Tuesday, November 12, 2013

Libya's civil war - The Berber uprising

“In 2011, we Amazighs took up arms against a regime that had treated us like dogs for decades. But two years later we are still struggling for our rights against the new Libyan government,” laments Younis.

Also called Berbers, the Amazigh are indigenous inhabitants of North Africa with a population extending from Morocco´s Atlantic coast to the west bank of the Nile, in Egypt. Touareg tribes deep in the Sahara desert share the same common language.

The arrival of the Arabs in the region in the seventh century was the starting point of a gradual process of Arabisation that was sharply boosted during Muammar Gaddafi´s four-decade rule in Libya. Estimates put the number of Amazighs in this country at around 600,000 – about 10 percent of the total population.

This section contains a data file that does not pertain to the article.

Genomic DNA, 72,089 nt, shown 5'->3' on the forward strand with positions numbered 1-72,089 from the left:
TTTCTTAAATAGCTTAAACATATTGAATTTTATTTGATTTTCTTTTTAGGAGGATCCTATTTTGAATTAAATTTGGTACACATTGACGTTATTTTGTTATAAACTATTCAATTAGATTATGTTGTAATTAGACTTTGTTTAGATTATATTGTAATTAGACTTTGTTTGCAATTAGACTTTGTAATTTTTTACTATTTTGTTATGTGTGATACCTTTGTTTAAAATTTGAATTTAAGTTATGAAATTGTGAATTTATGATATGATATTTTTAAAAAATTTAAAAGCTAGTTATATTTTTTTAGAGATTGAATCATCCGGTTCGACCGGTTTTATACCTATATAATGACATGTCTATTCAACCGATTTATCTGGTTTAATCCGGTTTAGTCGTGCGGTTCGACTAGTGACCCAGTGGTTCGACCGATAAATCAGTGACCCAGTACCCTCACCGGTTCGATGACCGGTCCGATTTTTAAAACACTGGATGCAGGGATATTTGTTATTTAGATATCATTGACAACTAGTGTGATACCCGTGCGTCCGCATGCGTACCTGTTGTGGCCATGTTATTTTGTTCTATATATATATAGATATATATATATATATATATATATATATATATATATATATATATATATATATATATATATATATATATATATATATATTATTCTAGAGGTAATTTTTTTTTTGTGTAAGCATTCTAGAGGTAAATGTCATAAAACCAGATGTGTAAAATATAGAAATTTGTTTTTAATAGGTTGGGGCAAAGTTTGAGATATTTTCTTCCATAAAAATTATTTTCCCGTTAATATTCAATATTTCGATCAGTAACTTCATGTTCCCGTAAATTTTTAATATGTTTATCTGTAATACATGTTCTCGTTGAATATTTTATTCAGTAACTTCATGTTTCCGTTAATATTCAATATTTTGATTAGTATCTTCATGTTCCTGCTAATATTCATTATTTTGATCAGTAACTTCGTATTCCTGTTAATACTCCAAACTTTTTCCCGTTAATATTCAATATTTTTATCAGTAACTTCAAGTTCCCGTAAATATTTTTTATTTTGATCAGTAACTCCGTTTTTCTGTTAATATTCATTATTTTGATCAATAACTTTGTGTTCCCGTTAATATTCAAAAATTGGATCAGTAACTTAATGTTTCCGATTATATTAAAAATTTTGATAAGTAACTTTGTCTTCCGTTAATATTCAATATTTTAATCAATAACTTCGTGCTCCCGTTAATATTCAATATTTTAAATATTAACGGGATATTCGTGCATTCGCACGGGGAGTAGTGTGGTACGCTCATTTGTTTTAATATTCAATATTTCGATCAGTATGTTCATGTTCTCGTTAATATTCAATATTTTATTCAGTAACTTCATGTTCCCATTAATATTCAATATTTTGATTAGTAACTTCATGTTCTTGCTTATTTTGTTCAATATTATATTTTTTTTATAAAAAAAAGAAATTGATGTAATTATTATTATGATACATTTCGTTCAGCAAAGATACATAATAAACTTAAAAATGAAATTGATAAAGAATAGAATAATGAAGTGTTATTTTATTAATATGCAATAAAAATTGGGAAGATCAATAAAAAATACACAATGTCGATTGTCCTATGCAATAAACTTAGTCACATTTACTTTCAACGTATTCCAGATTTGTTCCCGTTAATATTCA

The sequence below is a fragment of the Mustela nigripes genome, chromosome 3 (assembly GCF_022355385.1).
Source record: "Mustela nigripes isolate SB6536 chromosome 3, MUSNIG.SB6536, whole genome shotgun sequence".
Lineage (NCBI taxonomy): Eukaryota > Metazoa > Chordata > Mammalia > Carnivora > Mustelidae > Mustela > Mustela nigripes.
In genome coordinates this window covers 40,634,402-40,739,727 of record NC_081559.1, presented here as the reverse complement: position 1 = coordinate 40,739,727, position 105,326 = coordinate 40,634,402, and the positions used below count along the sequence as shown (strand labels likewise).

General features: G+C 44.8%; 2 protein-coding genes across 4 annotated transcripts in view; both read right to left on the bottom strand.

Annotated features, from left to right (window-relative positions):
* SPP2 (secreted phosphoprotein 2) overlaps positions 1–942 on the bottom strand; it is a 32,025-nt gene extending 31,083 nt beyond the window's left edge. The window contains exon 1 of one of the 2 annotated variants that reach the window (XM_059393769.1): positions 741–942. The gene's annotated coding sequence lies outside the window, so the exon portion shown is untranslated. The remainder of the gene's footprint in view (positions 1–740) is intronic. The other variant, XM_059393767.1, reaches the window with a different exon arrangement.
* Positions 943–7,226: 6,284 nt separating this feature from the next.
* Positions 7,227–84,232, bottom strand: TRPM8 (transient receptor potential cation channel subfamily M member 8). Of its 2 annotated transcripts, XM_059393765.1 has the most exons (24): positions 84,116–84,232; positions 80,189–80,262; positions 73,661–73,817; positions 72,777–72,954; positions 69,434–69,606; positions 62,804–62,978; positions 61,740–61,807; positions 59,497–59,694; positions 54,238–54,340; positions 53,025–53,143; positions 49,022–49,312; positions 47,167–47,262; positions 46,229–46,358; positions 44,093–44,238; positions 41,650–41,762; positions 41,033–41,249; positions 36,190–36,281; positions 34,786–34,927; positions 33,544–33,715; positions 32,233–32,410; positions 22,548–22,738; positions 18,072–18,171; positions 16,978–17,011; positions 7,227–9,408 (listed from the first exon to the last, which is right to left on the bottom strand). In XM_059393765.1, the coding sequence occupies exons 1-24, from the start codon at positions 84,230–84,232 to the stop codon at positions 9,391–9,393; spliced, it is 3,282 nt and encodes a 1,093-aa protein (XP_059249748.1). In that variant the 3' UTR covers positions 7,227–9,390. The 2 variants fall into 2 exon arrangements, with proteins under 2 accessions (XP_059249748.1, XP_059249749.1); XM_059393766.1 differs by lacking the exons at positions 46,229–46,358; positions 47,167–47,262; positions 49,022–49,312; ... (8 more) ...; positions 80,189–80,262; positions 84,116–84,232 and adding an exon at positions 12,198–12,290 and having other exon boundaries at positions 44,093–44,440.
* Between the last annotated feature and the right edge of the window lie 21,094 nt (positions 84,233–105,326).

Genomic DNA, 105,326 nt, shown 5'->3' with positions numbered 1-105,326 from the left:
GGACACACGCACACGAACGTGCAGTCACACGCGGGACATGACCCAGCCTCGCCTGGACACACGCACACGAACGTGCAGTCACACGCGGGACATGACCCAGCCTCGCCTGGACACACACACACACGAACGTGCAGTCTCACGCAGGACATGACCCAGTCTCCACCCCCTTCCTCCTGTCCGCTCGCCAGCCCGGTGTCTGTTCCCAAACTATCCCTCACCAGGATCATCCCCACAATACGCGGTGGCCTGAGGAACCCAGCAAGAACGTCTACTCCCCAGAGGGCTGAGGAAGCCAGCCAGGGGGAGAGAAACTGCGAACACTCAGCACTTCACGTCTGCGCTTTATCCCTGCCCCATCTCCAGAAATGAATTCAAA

“We are the true guardians of the revolution” reads a banner.“The government does not recognise us and we do not recognise the government,” reads another.

“We´re strongly against the committee in charge of writing the new constitution, as we have literally no chance to achieve our rights as a people through it,” says Ayub Sufian, another member of the rebel group controlling the port. He is referring to the 60-member constituent assembly set to work on the draft of Libya’s post-Gaddafi constitution. The crux of the matter seems to be the six-seat quota given to the country´s minorities. “Two for the Amazigh, two for the Touareg and two for the Tubu [a group living in the far south of the country],” the rebel tells IPS. “It is a system that will rule on majorities of two-thirds plus one, so you basically need 41 votes out of 60 to reach an agreement. What are our choices as non-Arab Libyans? We want our language to be co-official, and we want to be able to decide on key issues concerning the country,” says the rebel spokesman, who would favour an agreement “based on consensus, not on majorities.”

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